“one must revisit the database & create an ability to improvise” <— For me personally, this is where project-based, inquiry-based, & problem-based learning is absolutely critical in creating adaptable, prepared, globally-minded, aware students that aren’t only able to question (which is SO crucial) but also able to discuss & find or better yet create the many facets of an answer. Medina goes on to say that students must be able to see & understand a new idea, file that idea, & then improvise it. The improvisation is where critical thinking, application & independent learning all occur. Without this step we are just creating robots people, you can program a robot to fix a specific problem that the robot is trained to fix but you cannot create a robot that can adapt to true 21st century, global problems. The robot would blow up, & I personally want my students (who are not, nor could or will ever be robots) to soar, not blow up. As educators, to stop said student (not robot)  from blowing up in this “ever-changing world we live in”, we must be able to recognize individual learning gaps, fill them & give our students purposeful assignments that will allow them to question, analyze, create & adapt. We must be supporters of fluid learners. 

 

Lastly, Medina discussed the theory of mind through the statement “what is obvious to you is obvious to YOU.” Educators must not only accept & understand the fact that they are teaching individuals not a group of, well to stay in theme, robots but must also be aware of each individual learners need, emotions, interests, etc. To prepare students for a globally connected & ever-changing world we must support each individual learner to ensure each is getting what they need. This has to be understood & applied to create an environment where individuals can learn together & take what they have learned out into the world and, well, rock! Oh, wow…there is no way this can all be one post, please disregard the aforementioned statement about me smashing all of ISTE 11 into this one post, sorry! to be continued…

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5 thoughts on “Oh Hey ISTE11, its me Ms. Sanders- an agglomeration of thoughts, reflections, & ideas.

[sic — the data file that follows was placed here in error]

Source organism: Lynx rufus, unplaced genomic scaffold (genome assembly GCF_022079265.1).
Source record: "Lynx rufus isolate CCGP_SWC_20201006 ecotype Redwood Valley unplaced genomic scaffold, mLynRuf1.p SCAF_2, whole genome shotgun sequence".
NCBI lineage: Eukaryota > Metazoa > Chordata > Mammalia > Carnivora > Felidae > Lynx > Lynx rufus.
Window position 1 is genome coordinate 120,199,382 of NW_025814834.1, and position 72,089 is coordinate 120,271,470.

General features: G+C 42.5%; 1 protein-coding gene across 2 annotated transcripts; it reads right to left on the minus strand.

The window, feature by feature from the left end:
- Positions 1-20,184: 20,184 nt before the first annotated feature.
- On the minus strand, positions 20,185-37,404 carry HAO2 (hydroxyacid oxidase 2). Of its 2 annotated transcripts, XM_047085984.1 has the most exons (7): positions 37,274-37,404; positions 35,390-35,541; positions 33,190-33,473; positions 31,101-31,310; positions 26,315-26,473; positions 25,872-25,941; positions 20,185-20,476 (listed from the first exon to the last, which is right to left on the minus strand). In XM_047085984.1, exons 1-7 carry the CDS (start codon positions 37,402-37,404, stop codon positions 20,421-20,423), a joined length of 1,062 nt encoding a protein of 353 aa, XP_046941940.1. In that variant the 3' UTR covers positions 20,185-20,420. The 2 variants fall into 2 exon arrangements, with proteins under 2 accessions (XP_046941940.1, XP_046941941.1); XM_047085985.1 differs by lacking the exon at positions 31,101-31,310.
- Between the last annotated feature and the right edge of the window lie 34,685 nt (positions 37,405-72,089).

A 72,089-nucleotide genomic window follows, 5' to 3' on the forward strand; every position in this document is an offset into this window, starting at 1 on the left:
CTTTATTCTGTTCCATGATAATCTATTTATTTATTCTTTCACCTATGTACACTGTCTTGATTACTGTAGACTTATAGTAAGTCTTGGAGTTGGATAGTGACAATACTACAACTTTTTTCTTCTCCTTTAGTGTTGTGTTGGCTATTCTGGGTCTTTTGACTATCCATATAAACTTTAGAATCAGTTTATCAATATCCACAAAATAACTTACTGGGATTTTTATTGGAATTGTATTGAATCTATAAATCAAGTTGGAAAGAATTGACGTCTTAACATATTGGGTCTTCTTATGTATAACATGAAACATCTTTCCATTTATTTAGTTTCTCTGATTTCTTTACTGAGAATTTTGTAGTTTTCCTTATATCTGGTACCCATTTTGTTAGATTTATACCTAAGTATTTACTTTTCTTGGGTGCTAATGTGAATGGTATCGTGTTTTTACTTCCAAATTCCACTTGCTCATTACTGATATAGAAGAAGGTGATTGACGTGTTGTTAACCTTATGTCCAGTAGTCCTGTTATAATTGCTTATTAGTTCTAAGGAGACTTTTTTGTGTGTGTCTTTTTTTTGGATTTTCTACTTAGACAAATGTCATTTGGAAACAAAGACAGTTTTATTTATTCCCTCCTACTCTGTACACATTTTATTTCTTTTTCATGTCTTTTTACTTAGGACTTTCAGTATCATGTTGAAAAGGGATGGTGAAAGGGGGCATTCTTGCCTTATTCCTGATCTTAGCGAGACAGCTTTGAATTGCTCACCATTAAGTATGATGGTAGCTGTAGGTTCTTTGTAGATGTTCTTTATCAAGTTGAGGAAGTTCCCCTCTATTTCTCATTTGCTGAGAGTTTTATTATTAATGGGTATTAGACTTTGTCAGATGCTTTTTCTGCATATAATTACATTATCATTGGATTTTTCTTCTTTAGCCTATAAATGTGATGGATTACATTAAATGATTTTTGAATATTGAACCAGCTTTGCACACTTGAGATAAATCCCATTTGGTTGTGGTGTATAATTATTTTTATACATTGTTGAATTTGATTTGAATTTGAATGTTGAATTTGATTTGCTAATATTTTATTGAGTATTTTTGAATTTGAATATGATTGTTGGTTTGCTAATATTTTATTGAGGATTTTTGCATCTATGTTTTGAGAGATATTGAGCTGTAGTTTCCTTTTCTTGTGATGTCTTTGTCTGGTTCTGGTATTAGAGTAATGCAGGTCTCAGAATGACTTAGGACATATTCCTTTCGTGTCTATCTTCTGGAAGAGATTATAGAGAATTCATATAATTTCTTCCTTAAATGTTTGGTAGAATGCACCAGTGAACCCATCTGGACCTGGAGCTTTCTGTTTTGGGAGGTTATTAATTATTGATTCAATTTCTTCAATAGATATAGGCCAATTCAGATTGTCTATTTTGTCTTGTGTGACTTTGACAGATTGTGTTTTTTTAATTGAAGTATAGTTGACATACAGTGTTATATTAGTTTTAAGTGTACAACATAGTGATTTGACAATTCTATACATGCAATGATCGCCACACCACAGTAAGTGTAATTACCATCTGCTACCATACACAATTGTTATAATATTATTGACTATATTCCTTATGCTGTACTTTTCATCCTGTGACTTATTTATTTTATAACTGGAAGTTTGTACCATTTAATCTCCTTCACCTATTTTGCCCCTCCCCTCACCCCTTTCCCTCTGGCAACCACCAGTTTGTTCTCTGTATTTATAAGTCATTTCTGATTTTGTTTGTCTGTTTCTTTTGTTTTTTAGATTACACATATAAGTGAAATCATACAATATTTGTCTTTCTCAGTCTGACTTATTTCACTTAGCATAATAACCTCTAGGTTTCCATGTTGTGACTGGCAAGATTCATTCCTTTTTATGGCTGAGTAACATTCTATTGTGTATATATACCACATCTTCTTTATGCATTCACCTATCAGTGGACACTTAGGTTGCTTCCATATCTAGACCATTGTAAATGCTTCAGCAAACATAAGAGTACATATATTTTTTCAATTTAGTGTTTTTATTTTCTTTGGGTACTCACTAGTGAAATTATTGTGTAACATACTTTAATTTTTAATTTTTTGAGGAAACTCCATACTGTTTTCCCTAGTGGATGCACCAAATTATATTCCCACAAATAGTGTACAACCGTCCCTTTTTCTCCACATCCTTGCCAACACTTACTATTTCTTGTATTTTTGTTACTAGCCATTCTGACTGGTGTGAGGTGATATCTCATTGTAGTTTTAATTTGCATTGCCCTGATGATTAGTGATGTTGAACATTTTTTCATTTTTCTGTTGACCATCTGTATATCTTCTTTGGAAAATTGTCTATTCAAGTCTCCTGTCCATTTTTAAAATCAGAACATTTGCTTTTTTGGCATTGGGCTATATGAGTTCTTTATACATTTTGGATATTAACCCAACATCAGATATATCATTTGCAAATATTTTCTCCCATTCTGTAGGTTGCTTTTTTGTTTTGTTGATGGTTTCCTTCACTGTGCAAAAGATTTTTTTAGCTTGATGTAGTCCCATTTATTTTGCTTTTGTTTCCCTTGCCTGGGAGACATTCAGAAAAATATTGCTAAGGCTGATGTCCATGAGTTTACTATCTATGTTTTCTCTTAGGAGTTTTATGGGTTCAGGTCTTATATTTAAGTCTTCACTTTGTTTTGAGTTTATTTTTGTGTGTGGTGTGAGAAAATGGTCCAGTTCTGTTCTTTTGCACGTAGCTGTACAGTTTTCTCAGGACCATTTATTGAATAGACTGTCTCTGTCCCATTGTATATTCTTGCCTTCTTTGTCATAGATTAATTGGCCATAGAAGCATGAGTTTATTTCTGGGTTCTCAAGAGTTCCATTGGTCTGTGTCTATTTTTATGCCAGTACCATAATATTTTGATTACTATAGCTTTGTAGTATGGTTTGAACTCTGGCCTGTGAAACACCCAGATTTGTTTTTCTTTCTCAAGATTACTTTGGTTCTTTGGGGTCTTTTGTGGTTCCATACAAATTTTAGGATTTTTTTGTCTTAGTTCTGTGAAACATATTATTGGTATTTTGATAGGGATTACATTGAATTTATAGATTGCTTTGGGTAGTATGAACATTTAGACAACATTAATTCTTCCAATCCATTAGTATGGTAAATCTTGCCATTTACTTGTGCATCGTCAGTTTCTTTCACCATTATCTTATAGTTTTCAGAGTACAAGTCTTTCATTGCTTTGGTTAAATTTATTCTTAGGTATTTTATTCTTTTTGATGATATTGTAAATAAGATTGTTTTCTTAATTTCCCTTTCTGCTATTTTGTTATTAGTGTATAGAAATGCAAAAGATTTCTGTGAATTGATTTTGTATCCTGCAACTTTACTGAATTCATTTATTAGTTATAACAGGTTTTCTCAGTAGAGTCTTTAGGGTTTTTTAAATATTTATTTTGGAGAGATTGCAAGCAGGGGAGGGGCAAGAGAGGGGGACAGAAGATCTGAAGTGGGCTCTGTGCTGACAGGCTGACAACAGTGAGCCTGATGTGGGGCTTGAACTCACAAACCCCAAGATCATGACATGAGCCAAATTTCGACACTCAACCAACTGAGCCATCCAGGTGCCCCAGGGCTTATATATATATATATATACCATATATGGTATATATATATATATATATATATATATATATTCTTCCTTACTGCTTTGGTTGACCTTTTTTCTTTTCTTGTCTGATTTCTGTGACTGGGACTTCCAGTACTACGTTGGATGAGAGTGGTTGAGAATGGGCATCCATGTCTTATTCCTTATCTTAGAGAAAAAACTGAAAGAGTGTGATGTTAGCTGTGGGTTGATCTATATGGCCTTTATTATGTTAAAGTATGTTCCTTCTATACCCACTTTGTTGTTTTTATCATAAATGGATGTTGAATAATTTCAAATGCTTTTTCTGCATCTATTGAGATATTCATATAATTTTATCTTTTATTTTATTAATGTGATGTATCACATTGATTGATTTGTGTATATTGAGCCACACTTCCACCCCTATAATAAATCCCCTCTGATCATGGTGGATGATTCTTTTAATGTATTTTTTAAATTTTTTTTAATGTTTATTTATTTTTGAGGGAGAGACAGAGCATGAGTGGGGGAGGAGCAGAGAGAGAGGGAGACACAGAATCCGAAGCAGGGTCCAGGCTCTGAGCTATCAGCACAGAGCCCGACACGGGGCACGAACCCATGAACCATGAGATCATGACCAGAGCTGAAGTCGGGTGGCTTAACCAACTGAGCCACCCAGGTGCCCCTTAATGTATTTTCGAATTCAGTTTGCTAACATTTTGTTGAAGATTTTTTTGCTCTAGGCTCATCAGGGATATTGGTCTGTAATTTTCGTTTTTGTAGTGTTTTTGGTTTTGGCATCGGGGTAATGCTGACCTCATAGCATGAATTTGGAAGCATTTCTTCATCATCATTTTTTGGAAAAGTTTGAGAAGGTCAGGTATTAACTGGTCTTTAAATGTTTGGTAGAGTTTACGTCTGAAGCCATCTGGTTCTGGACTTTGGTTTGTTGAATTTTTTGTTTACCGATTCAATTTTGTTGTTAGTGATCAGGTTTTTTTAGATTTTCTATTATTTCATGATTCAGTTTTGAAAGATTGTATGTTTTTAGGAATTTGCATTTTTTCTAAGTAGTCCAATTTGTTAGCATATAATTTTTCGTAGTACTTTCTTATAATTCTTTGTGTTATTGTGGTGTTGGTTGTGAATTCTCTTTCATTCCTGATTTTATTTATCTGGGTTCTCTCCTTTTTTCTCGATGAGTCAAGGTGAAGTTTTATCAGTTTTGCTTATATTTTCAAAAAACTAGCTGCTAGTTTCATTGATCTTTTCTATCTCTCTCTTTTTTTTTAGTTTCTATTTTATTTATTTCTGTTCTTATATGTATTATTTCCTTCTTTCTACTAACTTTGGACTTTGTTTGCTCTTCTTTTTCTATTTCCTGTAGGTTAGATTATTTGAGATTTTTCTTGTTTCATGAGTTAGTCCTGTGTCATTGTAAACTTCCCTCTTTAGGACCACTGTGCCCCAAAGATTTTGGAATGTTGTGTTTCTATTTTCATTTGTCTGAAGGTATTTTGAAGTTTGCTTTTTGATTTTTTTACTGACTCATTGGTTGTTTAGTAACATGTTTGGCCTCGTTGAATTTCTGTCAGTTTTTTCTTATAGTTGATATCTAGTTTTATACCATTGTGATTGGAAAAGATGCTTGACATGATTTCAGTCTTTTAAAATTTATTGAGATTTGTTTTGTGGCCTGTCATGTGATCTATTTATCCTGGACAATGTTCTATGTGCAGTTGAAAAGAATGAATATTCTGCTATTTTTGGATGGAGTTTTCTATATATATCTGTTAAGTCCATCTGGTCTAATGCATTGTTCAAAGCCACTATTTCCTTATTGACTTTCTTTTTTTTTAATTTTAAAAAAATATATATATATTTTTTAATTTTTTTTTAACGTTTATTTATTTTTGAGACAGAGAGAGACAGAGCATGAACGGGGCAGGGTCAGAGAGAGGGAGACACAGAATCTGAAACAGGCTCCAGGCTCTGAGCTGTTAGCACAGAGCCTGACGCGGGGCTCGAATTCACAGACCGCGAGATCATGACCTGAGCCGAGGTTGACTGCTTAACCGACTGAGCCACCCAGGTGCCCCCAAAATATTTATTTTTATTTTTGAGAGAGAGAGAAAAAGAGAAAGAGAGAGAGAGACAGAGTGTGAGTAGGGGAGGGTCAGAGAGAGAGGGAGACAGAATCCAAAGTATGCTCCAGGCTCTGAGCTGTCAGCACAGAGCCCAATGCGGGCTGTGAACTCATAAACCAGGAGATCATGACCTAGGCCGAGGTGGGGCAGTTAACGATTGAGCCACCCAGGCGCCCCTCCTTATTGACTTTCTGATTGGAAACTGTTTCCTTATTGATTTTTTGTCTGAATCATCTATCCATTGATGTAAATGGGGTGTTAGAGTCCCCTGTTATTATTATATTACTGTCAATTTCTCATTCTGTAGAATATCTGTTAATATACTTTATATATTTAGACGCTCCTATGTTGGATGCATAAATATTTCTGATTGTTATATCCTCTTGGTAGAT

1. Nice Post. Lucky you to have been at ISTE. Thanks for sharing John Medina’s presentation. My students watched some of his Brain Rules videos this year. We incorporated many of his ideas into our planning time in order to allow learning to proceed. It was very effective and fun.

  2. <html><body bgcolor="#FFFFFF"><div>What a wonderful response to the beginning of ISTE! Loved the video. You know I have a LOVE pin from a hundred years ago! (When I was an art teacher). Can’t wait to hear more. B<br><br>Sent from my iPad</div><div><br></div></body></html>

  3. LOVE your post and the pictures really show what a life longer learner you are as well. As always your reflections are a joy to read!

  4. @Heidi thanks & what a fabulous idea! I will have to look into that, it could be a great resource for students creating the classroom norms! fab idea, thanks!@Autumn thanks, thanks! Cannot believe I thought I could fit it all into 1 post haha, guess I will keep going now. Also, loved your Hey Jude post, so great! please keep writing!

  5. Great post, Beth! The photos are beautiful. You did a great job capturing many of Dr. Medina’s thoughts and research. The "unnatural classroom" is what really resonated with me, as well. I would expand on that, too, by noting that Dr. Medina discussed the notion that the human brain functions optimally when the body is in constant motion, preferably outdoors, and even more connected to a ‘natural’ environment. So yes, when considering this, the very nature of a classroom and school set-up completely contradicts an optimal learning environment. We’ve created a learning environment wherein the human brain, physiologically speaking, can not operate at it’s optimal capacity. He was truly a fantastic presenter.Look forward to reading the rest!